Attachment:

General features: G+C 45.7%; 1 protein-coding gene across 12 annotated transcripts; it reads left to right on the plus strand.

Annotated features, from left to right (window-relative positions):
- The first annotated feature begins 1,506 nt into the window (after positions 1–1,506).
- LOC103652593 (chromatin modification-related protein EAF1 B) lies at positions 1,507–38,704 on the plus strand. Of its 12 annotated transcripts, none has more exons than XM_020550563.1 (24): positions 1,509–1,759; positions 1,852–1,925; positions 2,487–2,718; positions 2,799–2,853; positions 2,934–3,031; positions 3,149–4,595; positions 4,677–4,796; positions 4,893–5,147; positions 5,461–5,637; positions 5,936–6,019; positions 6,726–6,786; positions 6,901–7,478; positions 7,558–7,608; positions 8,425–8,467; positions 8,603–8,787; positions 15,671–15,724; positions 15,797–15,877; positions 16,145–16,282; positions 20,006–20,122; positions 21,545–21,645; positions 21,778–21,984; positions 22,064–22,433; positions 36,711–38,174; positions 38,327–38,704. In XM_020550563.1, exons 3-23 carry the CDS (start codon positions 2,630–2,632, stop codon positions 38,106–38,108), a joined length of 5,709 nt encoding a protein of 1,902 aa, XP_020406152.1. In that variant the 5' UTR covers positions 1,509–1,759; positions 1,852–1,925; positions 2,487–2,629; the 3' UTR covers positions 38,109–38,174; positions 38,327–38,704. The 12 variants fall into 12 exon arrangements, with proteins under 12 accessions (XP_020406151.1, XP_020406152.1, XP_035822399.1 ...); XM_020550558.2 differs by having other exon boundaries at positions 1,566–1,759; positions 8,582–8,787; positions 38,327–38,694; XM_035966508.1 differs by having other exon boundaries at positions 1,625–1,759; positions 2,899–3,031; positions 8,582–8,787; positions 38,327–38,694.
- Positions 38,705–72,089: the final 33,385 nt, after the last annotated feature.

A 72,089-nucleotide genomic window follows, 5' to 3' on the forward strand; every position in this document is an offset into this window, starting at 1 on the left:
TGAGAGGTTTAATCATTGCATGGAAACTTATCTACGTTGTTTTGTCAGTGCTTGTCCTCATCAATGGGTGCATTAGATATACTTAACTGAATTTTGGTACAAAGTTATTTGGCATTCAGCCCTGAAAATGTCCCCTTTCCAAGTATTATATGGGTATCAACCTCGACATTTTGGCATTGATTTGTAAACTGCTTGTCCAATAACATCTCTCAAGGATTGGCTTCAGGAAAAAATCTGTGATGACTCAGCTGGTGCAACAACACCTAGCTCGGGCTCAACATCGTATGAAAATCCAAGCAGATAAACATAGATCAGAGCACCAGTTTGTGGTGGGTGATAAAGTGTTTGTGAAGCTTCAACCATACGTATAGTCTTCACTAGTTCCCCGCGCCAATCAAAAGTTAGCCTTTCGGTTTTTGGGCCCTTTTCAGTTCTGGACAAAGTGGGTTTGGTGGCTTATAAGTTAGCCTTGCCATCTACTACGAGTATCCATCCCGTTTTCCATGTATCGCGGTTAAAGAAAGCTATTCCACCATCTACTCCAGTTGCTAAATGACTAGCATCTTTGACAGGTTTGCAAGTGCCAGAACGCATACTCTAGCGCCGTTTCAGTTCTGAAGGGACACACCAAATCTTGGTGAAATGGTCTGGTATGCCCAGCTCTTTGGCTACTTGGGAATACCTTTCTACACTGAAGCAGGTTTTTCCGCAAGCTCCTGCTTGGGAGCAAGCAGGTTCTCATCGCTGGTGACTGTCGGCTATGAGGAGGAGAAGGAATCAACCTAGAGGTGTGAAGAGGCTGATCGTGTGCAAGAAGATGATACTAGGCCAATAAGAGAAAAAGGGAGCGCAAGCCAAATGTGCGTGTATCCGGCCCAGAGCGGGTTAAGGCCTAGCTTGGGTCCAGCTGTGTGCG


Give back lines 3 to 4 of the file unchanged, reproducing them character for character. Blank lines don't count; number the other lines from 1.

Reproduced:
- The first annotated feature begins 1,506 nt into the window (after positions 1–1,506).
- LOC103652593 (chromatin modification-related protein EAF1 B) lies at positions 1,507–38,704 on the plus strand. Of its 12 annotated transcripts, none has more exons than XM_020550563.1 (24): positions 1,509–1,759; positions 1,852–1,925; positions 2,487–2,718; positions 2,799–2,853; positions 2,934–3,031; positions 3,149–4,595; positions 4,677–4,796; positions 4,893–5,147; positions 5,461–5,637; positions 5,936–6,019; positions 6,726–6,786; positions 6,901–7,478; positions 7,558–7,608; positions 8,425–8,467; positions 8,603–8,787; positions 15,671–15,724; positions 15,797–15,877; positions 16,145–16,282; positions 20,006–20,122; positions 21,545–21,645; positions 21,778–21,984; positions 22,064–22,433; positions 36,711–38,174; positions 38,327–38,704. In XM_020550563.1, exons 3-23 carry the CDS (start codon positions 2,630–2,632, stop codon positions 38,106–38,108), a joined length of 5,709 nt encoding a protein of 1,902 aa, XP_020406152.1. In that variant the 5' UTR covers positions 1,509–1,759; positions 1,852–1,925; positions 2,487–2,629; the 3' UTR covers positions 38,109–38,174; positions 38,327–38,704. The 12 variants fall into 12 exon arrangements, with proteins under 12 accessions (XP_020406151.1, XP_020406152.1, XP_035822399.1 ...); XM_020550558.2 differs by having other exon boundaries at positions 1,566–1,759; positions 8,582–8,787; positions 38,327–38,694; XM_035966508.1 differs by having other exon boundaries at positions 1,625–1,759; positions 2,899–3,031; positions 8,582–8,787; positions 38,327–38,694.